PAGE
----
Seven years ago, brothers Mark and David Bennett walked into the Morganton Public Library with a mission: to scour old historical documents for a name that would fit the new brewery they were starting with brewmaster Todd Boera. “And a lady who works there said, ‘You know what? Nobody ever uses the name Fonta Flora for anything,’” David remembers. “My brother and I just looked at each other and said, ‘That’s it!’”
They liked the mystery surrounding Fonta Flora, a former farming community, part of which lies beneath Lake James like an underwater ghost town. And the name dovetailed with their own idea of creating a craft brewery with deep agricultural roots in western North Carolina: beers made with ingredients grown in local soil.
In 2013, the Bennetts, Boera, and an investor opened Fonta Flora Brewery on North Green Street in downtown Morganton. A year later, they brought home a gold medal from what’s been called the beer-nerd Mecca: the Great American Beer Festival in Denver. From there, demand for their craft brews took off. Soon, the company outgrew its 2,500-square-foot brewhouse and taproom.
Guests at Fonta Flora’s newest taproom and brewery in Nebo may come for the award-winning beer, but they linger over the scenery: a meadow, forest, and mountains in the distance. photograph by C2 Photography
To expand operations, they snapped up the old Whippoorwill Farm in Nebo, near the fabled Fonta Flora community. Open since August 2018, the 6,000-square-foot barn on about 14 acres gives the company plenty of room to brew and to grow. With the farm’s 15-barrel brewhouse, Fonta Flora has increased its brewing capacity fourfold — from 700 barrels to more than 2,800.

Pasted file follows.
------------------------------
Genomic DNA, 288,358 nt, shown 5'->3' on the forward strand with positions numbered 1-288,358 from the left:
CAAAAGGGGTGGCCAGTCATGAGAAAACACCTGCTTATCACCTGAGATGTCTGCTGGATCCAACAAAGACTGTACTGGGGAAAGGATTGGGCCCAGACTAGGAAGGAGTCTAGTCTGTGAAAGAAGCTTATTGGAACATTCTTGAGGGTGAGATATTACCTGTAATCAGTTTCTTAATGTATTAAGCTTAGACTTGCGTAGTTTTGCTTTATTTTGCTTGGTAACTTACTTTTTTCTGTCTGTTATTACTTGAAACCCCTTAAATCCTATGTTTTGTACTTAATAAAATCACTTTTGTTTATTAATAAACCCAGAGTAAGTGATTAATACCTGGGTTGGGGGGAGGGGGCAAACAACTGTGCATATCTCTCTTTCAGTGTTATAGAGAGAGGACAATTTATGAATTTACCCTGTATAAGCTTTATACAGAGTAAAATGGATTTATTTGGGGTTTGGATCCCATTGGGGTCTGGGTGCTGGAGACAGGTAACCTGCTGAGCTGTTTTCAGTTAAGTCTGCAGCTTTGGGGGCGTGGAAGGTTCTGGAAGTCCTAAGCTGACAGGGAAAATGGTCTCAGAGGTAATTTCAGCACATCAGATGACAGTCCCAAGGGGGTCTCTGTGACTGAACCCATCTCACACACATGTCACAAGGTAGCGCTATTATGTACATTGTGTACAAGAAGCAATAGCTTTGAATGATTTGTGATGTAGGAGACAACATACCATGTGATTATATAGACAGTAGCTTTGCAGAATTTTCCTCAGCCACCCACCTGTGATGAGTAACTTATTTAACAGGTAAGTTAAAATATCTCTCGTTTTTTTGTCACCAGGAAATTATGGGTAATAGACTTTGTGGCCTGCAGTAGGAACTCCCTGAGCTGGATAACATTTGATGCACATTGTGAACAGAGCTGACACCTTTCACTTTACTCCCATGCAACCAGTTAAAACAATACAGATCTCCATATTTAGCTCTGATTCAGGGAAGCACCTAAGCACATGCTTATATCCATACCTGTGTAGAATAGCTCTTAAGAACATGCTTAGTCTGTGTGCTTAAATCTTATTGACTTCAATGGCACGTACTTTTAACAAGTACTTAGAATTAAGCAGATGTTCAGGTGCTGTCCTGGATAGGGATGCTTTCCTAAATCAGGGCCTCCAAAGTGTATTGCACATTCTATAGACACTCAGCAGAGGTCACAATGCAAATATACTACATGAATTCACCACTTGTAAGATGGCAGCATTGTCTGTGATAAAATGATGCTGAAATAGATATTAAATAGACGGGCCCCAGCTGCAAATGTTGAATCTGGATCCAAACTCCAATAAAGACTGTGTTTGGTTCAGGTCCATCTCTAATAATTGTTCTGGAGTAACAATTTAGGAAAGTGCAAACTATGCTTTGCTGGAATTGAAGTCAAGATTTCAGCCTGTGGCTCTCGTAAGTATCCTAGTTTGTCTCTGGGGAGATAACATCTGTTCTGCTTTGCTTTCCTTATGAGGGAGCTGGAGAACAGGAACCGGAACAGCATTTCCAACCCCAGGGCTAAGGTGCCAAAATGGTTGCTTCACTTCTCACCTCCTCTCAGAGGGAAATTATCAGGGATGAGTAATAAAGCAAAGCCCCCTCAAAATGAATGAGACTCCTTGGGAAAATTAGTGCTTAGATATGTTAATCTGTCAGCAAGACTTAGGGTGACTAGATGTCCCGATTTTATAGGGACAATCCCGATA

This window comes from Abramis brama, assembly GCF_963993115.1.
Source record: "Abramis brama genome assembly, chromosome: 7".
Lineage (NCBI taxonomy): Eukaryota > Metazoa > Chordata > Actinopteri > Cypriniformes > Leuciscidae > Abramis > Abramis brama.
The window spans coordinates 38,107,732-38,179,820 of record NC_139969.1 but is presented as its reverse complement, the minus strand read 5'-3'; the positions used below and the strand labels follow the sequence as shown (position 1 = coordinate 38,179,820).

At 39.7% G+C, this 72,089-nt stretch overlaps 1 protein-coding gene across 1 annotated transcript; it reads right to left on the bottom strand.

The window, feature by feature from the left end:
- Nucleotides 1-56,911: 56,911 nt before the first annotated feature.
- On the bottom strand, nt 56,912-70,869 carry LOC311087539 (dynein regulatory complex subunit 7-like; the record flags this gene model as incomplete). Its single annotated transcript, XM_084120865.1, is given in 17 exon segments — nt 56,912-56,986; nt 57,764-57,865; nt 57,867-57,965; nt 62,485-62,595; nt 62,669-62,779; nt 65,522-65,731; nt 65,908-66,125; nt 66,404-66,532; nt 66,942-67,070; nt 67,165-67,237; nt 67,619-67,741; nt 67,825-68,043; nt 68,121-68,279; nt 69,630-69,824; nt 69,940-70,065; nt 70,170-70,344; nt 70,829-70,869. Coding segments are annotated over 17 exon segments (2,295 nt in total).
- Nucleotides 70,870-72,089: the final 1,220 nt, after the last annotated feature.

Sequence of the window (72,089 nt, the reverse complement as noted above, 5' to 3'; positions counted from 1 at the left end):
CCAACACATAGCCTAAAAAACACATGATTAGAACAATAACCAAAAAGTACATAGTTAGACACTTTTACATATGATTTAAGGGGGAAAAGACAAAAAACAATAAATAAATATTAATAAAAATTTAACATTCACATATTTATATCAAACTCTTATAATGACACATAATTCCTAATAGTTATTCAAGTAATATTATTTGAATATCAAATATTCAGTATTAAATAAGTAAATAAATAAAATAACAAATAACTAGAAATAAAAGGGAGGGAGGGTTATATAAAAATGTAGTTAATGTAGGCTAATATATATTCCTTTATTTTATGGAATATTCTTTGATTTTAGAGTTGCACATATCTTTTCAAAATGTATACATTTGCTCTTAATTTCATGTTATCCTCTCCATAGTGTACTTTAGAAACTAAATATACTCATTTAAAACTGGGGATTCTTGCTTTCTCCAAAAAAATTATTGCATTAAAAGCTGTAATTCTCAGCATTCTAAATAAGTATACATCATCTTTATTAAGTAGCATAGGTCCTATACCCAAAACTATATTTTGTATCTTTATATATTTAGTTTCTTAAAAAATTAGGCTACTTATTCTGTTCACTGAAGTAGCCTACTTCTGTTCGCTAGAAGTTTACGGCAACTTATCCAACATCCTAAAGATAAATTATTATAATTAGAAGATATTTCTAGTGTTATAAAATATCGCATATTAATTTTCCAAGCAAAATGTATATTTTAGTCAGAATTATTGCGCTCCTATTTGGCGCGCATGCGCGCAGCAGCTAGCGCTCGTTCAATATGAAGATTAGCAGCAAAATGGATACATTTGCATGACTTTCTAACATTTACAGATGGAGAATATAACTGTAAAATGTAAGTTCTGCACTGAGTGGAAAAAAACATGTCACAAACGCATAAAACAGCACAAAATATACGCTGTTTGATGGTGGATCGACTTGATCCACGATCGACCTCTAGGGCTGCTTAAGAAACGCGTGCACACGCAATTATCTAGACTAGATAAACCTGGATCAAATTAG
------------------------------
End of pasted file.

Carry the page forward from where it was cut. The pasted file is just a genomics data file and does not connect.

“It’s direct from the source,” David says. “It’s not coming from processing plants.” Many of the ingredients, like melons and pawpaws, are grown at Whippoorwill, too, and the water the brewery uses comes from a well. “It’s rare that you see a business actually make a better product when they expand,” he says. “But the farm has made our beer better and put more of our signature DNA in the product, which is primarily defined by our geography.”
That geography also defines the crowd that gathers for pints at Whippoorwill, a short drive or bike ride from the entrance to Lake James State Park. “When you come up on a Saturday or a Sunday,” David says, “you’re going to see a lot of bike racks, kayaks on the roofs, and things of that nature.” Nature, perhaps, is the operative word here.
To commemorate our 90th anniversary, we’ve compiled a time line that highlights the stories, contributors, and themes that have shaped this magazine — and your view of the Old North State — using nine decades of our own words.